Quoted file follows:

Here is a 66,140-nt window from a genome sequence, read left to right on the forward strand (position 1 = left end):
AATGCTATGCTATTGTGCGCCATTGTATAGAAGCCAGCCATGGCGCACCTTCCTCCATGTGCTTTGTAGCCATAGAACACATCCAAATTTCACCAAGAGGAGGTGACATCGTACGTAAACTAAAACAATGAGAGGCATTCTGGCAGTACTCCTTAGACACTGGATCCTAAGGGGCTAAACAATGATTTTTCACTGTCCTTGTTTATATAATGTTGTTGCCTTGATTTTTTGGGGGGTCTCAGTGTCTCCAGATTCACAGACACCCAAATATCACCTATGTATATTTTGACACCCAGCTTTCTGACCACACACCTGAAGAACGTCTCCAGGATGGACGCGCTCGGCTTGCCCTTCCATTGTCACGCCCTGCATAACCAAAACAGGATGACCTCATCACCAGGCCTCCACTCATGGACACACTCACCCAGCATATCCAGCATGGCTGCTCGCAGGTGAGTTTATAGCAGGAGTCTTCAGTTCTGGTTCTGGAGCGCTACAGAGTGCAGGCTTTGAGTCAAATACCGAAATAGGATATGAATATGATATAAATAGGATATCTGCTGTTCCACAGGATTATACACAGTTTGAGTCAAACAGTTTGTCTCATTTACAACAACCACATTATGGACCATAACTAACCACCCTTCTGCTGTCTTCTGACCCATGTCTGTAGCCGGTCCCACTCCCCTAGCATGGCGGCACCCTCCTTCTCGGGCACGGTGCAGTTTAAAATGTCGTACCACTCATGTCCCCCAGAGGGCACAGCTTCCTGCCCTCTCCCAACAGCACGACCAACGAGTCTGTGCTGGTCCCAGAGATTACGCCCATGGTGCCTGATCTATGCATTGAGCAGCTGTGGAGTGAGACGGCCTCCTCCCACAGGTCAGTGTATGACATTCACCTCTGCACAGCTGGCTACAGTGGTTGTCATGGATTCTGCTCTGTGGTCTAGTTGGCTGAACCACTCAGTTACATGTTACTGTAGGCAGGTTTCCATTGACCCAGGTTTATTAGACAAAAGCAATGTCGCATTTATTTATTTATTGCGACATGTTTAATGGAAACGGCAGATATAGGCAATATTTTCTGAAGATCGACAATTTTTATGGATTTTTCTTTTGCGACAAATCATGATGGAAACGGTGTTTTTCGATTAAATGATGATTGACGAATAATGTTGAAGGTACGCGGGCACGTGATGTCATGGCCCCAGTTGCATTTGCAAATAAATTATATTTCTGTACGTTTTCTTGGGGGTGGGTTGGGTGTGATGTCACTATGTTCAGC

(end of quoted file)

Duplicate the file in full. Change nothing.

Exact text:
Here is a 66,140-nt window from a genome sequence, read left to right on the forward strand (position 1 = left end):
AATGCTATGCTATTGTGCGCCATTGTATAGAAGCCAGCCATGGCGCACCTTCCTCCATGTGCTTTGTAGCCATAGAACACATCCAAATTTCACCAAGAGGAGGTGACATCGTACGTAAACTAAAACAATGAGAGGCATTCTGGCAGTACTCCTTAGACACTGGATCCTAAGGGGCTAAACAATGATTTTTCACTGTCCTTGTTTATATAATGTTGTTGCCTTGATTTTTTGGGGGGTCTCAGTGTCTCCAGATTCACAGACACCCAAATATCACCTATGTATATTTTGACACCCAGCTTTCTGACCACACACCTGAAGAACGTCTCCAGGATGGACGCGCTCGGCTTGCCCTTCCATTGTCACGCCCTGCATAACCAAAACAGGATGACCTCATCACCAGGCCTCCACTCATGGACACACTCACCCAGCATATCCAGCATGGCTGCTCGCAGGTGAGTTTATAGCAGGAGTCTTCAGTTCTGGTTCTGGAGCGCTACAGAGTGCAGGCTTTGAGTCAAATACCGAAATAGGATATGAATATGATATAAATAGGATATCTGCTGTTCCACAGGATTATACACAGTTTGAGTCAAACAGTTTGTCTCATTTACAACAACCACATTATGGACCATAACTAACCACCCTTCTGCTGTCTTCTGACCCATGTCTGTAGCCGGTCCCACTCCCCTAGCATGGCGGCACCCTCCTTCTCGGGCACGGTGCAGTTTAAAATGTCGTACCACTCATGTCCCCCAGAGGGCACAGCTTCCTGCCCTCTCCCAACAGCACGACCAACGAGTCTGTGCTGGTCCCAGAGATTACGCCCATGGTGCCTGATCTATGCATTGAGCAGCTGTGGAGTGAGACGGCCTCCTCCCACAGGTCAGTGTATGACATTCACCTCTGCACAGCTGGCTACAGTGGTTGTCATGGATTCTGCTCTGTGGTCTAGTTGGCTGAACCACTCAGTTACATGTTACTGTAGGCAGGTTTCCATTGACCCAGGTTTATTAGACAAAAGCAATGTCGCATTTATTTATTTATTGCGACATGTTTAATGGAAACGGCAGATATAGGCAATATTTTCTGAAGATCGACAATTTTTATGGATTTTTCTTTTGCGACAAATCATGATGGAAACGGTGTTTTTCGATTAAATGATGATTGACGAATAATGTTGAAGGTACGCGGGCACGTGATGTCATGGCCCCAGTTGCATTTGCAAATAAATTATATTTCTGTACGTTTTCTTGGGGGTGGGTTGGGTGTGATGTCACTATGTTCAGC